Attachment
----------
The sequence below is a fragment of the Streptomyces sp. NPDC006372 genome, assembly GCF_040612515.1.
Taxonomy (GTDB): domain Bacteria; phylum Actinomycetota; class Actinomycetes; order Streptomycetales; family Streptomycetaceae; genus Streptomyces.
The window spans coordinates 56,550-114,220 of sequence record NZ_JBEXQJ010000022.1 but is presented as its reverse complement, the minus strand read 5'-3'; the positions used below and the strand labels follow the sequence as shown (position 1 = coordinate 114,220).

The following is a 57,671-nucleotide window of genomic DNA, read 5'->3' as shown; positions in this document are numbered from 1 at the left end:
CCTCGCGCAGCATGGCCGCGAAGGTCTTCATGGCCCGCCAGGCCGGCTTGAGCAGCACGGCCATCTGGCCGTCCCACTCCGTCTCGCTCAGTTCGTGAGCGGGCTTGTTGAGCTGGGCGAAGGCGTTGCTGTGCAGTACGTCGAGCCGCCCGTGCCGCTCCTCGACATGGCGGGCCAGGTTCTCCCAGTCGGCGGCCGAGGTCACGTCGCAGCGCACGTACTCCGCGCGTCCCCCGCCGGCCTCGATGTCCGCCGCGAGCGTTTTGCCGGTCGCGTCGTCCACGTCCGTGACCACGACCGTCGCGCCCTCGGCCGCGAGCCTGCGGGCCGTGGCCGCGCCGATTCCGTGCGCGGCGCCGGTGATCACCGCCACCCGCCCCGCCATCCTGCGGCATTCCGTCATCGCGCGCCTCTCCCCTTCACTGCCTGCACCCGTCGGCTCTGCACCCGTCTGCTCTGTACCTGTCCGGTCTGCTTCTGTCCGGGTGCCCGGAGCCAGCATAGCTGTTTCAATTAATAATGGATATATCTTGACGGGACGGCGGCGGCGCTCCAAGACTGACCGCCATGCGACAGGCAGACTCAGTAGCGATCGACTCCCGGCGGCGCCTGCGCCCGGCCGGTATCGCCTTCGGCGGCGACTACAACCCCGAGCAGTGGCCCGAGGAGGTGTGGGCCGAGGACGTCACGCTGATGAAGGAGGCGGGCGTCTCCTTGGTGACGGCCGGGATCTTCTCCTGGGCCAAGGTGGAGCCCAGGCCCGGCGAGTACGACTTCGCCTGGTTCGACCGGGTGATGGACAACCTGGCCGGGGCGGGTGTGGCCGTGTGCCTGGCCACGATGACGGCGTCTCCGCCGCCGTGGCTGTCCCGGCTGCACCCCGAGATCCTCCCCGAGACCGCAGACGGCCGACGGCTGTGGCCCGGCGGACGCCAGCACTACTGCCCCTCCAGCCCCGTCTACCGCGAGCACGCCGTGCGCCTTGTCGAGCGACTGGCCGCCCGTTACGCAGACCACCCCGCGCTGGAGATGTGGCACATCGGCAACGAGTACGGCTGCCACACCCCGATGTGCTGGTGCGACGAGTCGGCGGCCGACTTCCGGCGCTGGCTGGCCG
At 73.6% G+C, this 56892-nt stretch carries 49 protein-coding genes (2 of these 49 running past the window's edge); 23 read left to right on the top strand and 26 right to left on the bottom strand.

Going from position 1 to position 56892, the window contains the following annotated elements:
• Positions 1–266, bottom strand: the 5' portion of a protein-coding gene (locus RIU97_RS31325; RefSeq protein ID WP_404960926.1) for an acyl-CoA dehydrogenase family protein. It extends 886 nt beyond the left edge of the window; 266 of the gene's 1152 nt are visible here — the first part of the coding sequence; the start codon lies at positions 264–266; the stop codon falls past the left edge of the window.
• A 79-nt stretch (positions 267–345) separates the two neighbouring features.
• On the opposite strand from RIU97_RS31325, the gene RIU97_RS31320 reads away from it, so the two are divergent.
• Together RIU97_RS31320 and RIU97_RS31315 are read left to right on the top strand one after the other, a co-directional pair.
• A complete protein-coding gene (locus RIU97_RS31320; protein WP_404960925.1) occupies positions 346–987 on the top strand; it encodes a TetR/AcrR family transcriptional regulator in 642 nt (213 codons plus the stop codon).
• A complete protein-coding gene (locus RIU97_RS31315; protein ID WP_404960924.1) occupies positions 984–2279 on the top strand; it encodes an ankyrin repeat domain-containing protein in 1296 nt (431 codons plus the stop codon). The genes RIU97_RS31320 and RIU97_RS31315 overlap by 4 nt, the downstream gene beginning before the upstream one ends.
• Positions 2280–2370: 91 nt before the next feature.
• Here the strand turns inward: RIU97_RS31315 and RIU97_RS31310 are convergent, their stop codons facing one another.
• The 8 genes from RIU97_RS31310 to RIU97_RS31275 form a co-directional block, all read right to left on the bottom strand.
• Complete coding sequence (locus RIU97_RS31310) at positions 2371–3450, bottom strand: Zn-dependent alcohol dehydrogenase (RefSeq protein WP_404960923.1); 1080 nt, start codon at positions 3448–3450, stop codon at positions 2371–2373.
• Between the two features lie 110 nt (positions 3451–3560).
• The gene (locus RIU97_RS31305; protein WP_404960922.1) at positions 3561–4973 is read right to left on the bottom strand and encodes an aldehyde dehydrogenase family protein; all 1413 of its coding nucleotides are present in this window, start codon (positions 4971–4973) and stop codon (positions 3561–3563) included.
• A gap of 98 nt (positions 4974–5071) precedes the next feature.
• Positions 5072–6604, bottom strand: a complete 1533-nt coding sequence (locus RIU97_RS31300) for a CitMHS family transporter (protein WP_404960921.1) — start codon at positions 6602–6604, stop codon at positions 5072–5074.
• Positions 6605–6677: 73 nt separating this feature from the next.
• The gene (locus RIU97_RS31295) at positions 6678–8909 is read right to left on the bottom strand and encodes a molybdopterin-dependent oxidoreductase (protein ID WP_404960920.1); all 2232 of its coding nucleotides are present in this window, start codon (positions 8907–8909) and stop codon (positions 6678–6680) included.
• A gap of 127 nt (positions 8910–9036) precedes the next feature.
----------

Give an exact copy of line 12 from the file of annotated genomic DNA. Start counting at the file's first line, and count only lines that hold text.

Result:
• A complete protein-coding gene (locus RIU97_RS31320; protein WP_404960925.1) occupies positions 346–987 on the top strand; it encodes a TetR/AcrR family transcriptional regulator in 642 nt (213 codons plus the stop codon).